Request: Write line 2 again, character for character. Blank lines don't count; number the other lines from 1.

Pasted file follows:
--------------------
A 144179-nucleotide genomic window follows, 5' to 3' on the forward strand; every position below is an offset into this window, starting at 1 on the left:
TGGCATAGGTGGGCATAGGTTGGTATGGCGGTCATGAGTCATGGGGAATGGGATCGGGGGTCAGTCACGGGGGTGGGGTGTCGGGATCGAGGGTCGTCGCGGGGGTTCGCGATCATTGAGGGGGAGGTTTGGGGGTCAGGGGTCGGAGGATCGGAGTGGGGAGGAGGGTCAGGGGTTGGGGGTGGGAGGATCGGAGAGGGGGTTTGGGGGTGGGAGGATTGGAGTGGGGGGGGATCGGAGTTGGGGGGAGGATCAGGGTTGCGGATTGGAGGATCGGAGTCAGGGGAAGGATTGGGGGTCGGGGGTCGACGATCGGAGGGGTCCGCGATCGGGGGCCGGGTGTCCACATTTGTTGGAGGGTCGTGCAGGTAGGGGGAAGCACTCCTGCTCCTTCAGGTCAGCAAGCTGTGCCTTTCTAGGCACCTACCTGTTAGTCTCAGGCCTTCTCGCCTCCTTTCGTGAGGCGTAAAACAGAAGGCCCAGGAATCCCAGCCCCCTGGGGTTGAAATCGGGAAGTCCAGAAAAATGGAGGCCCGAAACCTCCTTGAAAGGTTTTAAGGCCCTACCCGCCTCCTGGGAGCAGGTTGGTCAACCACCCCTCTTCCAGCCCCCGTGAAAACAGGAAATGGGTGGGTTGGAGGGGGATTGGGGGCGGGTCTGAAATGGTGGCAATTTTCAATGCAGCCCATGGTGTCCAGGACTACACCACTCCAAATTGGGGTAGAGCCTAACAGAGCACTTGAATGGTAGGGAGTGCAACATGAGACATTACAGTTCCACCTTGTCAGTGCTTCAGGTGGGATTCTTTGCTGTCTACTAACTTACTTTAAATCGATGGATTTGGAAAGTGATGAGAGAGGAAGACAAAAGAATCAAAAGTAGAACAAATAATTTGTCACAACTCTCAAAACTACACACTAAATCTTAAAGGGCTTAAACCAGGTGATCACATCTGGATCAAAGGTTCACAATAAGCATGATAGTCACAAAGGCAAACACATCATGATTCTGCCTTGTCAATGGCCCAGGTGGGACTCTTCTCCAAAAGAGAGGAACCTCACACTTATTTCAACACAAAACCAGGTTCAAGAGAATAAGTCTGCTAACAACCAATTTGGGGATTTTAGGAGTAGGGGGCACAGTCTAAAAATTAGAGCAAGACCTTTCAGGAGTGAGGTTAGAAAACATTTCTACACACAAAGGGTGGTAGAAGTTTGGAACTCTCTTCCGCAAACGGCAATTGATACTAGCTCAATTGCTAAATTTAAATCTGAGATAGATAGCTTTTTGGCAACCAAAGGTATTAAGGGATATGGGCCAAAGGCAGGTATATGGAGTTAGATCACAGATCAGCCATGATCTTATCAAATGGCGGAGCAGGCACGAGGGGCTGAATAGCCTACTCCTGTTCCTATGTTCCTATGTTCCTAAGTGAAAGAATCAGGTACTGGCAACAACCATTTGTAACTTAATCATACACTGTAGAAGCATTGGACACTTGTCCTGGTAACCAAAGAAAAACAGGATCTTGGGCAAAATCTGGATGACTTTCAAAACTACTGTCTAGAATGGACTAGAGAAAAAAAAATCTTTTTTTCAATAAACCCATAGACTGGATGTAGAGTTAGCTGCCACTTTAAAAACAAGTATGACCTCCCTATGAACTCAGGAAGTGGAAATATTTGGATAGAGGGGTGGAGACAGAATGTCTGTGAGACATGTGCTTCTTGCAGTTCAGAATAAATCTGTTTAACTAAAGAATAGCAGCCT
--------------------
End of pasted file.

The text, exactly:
TGGCATAGGTGGGCATAGGTTGGTATGGCGGTCATGAGTCATGGGGAATGGGATCGGGGGTCAGTCACGGGGGTGGGGTGTCGGGATCGAGGGTCGTCGCGGGGGTTCGCGATCATTGAGGGGGAGGTTTGGGGGTCAGGGGTCGGAGGATCGGAGTGGGGAGGAGGGTCAGGGGTTGGGGGTGGGAGGATCGGAGAGGGGGTTTGGGGGTGGGAGGATTGGAGTGGGGGGGGATCGGAGTTGGGGGGAGGATCAGGGTTGCGGATTGGAGGATCGGAGTCAGGGGAAGGATTGGGGGTCGGGGGTCGACGATCGGAGGGGTCCGCGATCGGGGGCCGGGTGTCCACATTTGTTGGAGGGTCGTGCAGGTAGGGGGAAGCACTCCTGCTCCTTCAGGTCAGCAAGCTGTGCCTTTCTAGGCACCTACCTGTTAGTCTCAGGCCTTCTCGCCTCCTTTCGTGAGGCGTAAAACAGAAGGCCCAGGAATCCCAGCCCCCTGGGGTTGAAATCGGGAAGTCCAGAAAAATGGAGGCCCGAAACCTCCTTGAAAGGTTTTAAGGCCCTACCCGCCTCCTGGGAGCAGGTTGGTCAACCACCCCTCTTCCAGCCCCCGTGAAAACAGGAAATGGGTGGGTTGGAGGGGGATTGGGGGCGGGTCTGAAATGGTGGCAATTTTCAATGCAGCCCATGGTGTCCAGGACTACACCACTCCAAATTGGGGTAGAGCCTAACAGAGCACTTGAATGGTAGGGAGTGCAACATGAGACATTACAGTTCCACCTTGTCAGTGCTTCAGGTGGGATTCTTTGCTGTCTACTAACTTACTTTAAATCGATGGATTTGGAAAGTGATGAGAGAGGAAGACAAAAGAATCAAAAGTAGAACAAATAATTTGTCACAACTCTCAAAACTACACACTAAATCTTAAAGGGCTTAAACCAGGTGATCACATCTGGATCAAAGGTTCACAATAAGCATGATAGTCACAAAGGCAAACACATCATGATTCTGCCTTGTCAATGGCCCAGGTGGGACTCTTCTCCAAAAGAGAGGAACCTCACACTTATTTCAACACAAAACCAGGTTCAAGAGAATAAGTCTGCTAACAACCAATTTGGGGATTTTAGGAGTAGGGGGCACAGTCTAAAAATTAGAGCAAGACCTTTCAGGAGTGAGGTTAGAAAACATTTCTACACACAAAGGGTGGTAGAAGTTTGGAACTCTCTTCCGCAAACGGCAATTGATACTAGCTCAATTGCTAAATTTAAATCTGAGATAGATAGCTTTTTGGCAACCAAAGGTATTAAGGGATATGGGCCAAAGGCAGGTATATGGAGTTAGATCACAGATCAGCCATGATCTTATCAAATGGCGGAGCAGGCACGAGGGGCTGAATAGCCTACTCCTGTTCCTATGTTCCTATGTTCCTAAGTGAAAGAATCAGGTACTGGCAACAACCATTTGTAACTTAATCATACACTGTAGAAGCATTGGACACTTGTCCTGGTAACCAAAGAAAAACAGGATCTTGGGCAAAATCTGGATGACTTTCAAAACTACTGTCTAGAATGGACTAGAGAAAAAAAAATCTTTTTTTCAATAAACCCATAGACTGGATGTAGAGTTAGCTGCCACTTTAAAAACAAGTATGACCTCCCTATGAACTCAGGAAGTGGAAATATTTGGATAGAGGGGTGGAGACAGAATGTCTGTGAGACATGTGCTTCTTGCAGTTCAGAATAAATCTGTTTAACTAAAGAATAGCAGCCT